It can be difficult to know for sure when a prompting to action comes from God or from another source. We are motivated by a multitude of impulses and beliefs, many of them unconscious and some deeply embedded by our culture and upbringing. Quakers therefore test their leadings with others. If a leading comes from God and not from a merely internal motivation, others who are attuned to the Spirit can also sense its source. An important question in discerning a leading is to ask if it leads to the fruits of the Spirit named in Galatians 5:22: love, joy, peace, patience, kindness, goodness, faith, gentleness, and self-control. Does the leading fulfill God’s purposes, rather than the desires of the ego?
Quakers today often use a prayerful communal process called the clearness committee to help us discern our leadings clearly. Chestnut Hill Meeting in Philadelphia, which is Eileen Flanagan’s Quaker meeting, as well as my own, has encouraged and supported many members in discerning and following our calls and leadings, appointing not only clearness committees, but also oversight committees for those called to some form of ministry or witness. Some Friends take part in peer groups, mutual spiritual accountability groups that help one another with ongoing discernment as a call or leading develops over time.
Several readers of this blog wrote to share their experiences of leadings. After the violent gun deaths of children and teachers at Sandy Hook school, Phil Swank felt emotional and spiritual despair, which he eventually understood to be a prompting of the Holy Spirit to witness to his concern about gun violence in America. He spoke about this during a worship service in the church he was attending, then wrote to his pastor and denominational leadership.
“All of my inquiries were ignored or rebuffed with a concern that any federal policy actions might interfere with 2nd amendments rights,” he wrote. “I pulled out an old, tucked-away copy of Thomas Kelly’s Testament of Devotion and had a re-opening of the spirit that gave me the yearning to live the Quaker Testimonies.” He received the strength to leave his comfortable mainline church and to “seek fellowship” with Friends. He wrote: “God now has me on a better path of Truth as I live with renewed sense of integrity, peace, simplicity, care for the earth, concern for equality and the fruits of community.” May he find encouragement among Friends to follow the leadings of God’s Spirit, and may his passionate conviction be a source of light for the members of the Quaker meeting he now attends.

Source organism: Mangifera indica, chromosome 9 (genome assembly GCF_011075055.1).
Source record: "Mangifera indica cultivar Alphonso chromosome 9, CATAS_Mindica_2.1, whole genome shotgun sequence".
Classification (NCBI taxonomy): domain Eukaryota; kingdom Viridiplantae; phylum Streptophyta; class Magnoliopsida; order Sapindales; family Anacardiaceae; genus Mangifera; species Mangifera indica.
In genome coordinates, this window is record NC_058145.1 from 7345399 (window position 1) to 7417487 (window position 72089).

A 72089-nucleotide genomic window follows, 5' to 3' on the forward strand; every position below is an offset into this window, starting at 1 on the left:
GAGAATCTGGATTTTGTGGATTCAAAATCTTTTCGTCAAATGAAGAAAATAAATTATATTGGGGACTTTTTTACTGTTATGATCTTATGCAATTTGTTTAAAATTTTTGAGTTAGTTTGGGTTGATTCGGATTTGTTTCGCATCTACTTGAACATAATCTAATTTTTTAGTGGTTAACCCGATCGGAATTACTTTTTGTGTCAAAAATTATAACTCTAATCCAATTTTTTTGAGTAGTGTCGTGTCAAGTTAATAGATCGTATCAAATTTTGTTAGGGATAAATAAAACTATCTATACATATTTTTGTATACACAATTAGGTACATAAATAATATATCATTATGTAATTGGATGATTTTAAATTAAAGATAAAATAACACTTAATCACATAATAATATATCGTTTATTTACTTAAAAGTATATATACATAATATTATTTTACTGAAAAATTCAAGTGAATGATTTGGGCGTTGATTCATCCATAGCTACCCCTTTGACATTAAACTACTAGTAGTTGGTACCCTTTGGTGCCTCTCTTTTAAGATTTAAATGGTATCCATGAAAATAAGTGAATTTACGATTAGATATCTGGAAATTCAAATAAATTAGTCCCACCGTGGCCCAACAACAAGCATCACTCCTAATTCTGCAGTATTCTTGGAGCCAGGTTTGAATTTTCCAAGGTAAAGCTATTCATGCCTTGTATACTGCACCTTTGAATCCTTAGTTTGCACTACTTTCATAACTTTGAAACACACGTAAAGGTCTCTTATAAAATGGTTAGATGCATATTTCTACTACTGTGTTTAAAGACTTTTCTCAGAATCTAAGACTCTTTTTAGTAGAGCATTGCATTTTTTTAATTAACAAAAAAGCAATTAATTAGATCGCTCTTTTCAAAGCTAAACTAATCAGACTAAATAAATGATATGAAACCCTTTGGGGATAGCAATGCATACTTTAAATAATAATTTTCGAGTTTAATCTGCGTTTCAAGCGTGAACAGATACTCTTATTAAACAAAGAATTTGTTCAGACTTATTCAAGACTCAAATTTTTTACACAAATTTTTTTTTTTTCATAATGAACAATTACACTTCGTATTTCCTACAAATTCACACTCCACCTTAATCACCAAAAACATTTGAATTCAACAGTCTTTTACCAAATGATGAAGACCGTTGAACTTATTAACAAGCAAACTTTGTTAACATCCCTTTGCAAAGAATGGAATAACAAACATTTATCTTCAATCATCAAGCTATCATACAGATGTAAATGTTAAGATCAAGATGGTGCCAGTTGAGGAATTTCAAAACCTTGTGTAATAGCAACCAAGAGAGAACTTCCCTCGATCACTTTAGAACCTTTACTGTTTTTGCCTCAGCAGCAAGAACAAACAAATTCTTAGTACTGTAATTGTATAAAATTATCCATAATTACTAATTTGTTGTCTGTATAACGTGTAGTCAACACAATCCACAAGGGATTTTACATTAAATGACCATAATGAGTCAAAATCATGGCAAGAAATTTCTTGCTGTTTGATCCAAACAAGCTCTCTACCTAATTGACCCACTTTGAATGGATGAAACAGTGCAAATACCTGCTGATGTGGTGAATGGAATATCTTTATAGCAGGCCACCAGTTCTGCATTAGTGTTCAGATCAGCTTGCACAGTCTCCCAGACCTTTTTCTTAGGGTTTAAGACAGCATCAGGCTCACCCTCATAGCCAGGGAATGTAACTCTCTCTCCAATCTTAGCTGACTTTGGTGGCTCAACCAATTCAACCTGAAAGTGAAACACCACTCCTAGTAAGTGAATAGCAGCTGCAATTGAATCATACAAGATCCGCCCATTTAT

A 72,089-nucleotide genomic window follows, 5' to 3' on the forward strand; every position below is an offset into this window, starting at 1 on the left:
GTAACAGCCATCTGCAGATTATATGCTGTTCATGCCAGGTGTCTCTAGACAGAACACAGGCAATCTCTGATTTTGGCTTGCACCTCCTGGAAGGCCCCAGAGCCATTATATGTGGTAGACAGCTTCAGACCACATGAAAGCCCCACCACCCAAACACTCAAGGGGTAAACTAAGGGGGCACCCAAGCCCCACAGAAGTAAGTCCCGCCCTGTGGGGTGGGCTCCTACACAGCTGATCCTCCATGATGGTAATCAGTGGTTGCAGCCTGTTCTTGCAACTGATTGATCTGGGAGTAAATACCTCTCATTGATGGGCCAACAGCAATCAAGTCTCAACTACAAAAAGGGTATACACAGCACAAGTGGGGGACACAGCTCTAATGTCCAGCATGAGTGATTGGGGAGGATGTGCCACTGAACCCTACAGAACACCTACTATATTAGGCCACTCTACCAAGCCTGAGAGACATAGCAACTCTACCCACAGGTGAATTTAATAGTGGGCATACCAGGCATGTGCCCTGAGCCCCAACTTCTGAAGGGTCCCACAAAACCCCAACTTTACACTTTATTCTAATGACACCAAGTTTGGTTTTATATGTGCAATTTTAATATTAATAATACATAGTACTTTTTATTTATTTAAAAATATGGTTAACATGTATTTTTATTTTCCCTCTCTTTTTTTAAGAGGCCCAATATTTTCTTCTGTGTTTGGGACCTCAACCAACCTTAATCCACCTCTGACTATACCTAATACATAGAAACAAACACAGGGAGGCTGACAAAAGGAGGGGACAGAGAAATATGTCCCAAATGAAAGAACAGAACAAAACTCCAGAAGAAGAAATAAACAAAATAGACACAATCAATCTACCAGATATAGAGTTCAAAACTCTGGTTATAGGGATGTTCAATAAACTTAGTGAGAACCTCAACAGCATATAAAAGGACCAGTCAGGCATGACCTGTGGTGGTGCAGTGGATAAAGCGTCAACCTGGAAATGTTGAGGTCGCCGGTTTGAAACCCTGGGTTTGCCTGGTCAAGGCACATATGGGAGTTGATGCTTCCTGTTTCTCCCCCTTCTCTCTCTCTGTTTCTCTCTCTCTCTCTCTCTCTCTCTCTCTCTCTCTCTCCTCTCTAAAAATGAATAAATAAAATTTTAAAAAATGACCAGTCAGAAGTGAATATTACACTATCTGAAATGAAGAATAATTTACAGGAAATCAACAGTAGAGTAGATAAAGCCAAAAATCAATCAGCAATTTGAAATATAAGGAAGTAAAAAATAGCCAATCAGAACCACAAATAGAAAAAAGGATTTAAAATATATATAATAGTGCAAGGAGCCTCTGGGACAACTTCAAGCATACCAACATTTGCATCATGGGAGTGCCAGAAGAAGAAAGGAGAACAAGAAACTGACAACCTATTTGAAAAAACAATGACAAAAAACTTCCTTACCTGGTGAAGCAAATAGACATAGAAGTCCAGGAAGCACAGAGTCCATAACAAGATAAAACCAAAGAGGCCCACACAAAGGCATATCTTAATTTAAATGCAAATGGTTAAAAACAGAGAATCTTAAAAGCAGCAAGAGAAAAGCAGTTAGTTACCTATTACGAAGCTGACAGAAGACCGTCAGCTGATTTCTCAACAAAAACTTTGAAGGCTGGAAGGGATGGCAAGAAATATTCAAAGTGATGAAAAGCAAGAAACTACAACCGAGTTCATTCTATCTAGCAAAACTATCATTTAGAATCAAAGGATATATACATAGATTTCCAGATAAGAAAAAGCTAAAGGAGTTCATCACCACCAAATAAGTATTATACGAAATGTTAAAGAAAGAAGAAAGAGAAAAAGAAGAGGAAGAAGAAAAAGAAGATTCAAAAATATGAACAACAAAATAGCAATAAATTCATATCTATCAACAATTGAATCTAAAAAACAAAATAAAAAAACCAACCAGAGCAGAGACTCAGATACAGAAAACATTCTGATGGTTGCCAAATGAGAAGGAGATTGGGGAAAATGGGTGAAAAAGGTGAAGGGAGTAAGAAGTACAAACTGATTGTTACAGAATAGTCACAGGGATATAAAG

Bill Samuel shared an experience he had a few decades ago after he was invited to travel to a gathering at a distant Quaker meeting. As he pondered this invitation, he felt led to attend, but did not know the purpose. During a meeting for worship he sought further clarity and felt confirmed in his leading. He also sensed that a particular person, who did not have a permanent address, was to be his traveling companion. A tenuous train of events led to an opportunity for timely communication with this person, who felt clear to accompany him. As it turned out, this companion was of much assistance in the experience that unfolded. Only after faithfully attending the gathering and speaking as prompted during the called meeting for worship did Bill understand the purpose for which he and his companion had been led to attend. He wrote, “From my experiences, I had a perspective on the matter underlying the called meeting (a Friend imprisoned for conscience) that no one local had and that the Friends gathered much needed. I was able to share with them … a sense of God’s victory in the situation which they had not had.”
For Bill, the experience of discerning and following this leading confirmed some understandings Quakers have held about the nature of faithfulness to God’s promptings: “One is that you may not understand why you are called to something, but that does not relieve you of the need to follow the leading. In fact, that produces greater reliance on Divine guidance as you can not accomplish the purpose through your own will, because you do not know the purpose. Secondly, it confirmed the wisdom that generally someone traveling in the ministry should have a traveling companion as an aid to their faithfulness. I certainly felt the value of this quite strongly in this instance.”
Leadings of the Spirit: How have you been led by the Spirit to undertake a particular action, big or small? How did you know you were experiencing a leading from God and not being motivated by something else? If you followed your leading, what were the fruits? Has following a leading led you into an experience of suffering or sacrifice, or what early Friends spoke of as a “cross” to your own will? Have you found spiritual joy or power given you to help you follow a difficult leading?
* * * * * This post is part of a series about Ten Elements of the Quaker Spiritual Journey. The next post will describe early Friends’ experience of Living in the Cross.
c) 2013 Marcelle Martin